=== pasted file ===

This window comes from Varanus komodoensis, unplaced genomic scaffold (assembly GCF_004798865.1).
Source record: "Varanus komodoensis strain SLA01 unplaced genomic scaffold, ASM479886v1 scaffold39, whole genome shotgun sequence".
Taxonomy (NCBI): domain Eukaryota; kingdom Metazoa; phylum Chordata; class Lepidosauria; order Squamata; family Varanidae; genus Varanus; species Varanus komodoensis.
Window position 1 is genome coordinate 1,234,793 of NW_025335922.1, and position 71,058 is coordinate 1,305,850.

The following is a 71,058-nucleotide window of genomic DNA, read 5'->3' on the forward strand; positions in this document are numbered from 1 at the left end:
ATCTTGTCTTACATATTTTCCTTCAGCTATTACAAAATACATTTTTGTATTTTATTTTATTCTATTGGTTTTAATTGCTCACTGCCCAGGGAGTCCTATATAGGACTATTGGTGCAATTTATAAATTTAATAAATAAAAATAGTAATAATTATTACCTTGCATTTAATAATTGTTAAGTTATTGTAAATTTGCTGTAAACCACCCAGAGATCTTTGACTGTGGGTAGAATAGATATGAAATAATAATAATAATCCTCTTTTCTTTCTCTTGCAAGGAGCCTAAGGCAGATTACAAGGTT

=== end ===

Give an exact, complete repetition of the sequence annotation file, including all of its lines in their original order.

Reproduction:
This window comes from Varanus komodoensis, unplaced genomic scaffold (assembly GCF_004798865.1).
Source record: "Varanus komodoensis strain SLA01 unplaced genomic scaffold, ASM479886v1 scaffold39, whole genome shotgun sequence".
Taxonomy (NCBI): domain Eukaryota; kingdom Metazoa; phylum Chordata; class Lepidosauria; order Squamata; family Varanidae; genus Varanus; species Varanus komodoensis.
Window position 1 is genome coordinate 1,234,793 of NW_025335922.1, and position 71,058 is coordinate 1,305,850.

The following is a 71,058-nucleotide window of genomic DNA, read 5'->3' on the forward strand; positions in this document are numbered from 1 at the left end:
ATCTTGTCTTACATATTTTCCTTCAGCTATTACAAAATACATTTTTGTATTTTATTTTATTCTATTGGTTTTAATTGCTCACTGCCCAGGGAGTCCTATATAGGACTATTGGTGCAATTTATAAATTTAATAAATAAAAATAGTAATAATTATTACCTTGCATTTAATAATTGTTAAGTTATTGTAAATTTGCTGTAAACCACCCAGAGATCTTTGACTGTGGGTAGAATAGATATGAAATAATAATAATAATCCTCTTTTCTTTCTCTTGCAAGGAGCCTAAGGCAGATTACAAGGTT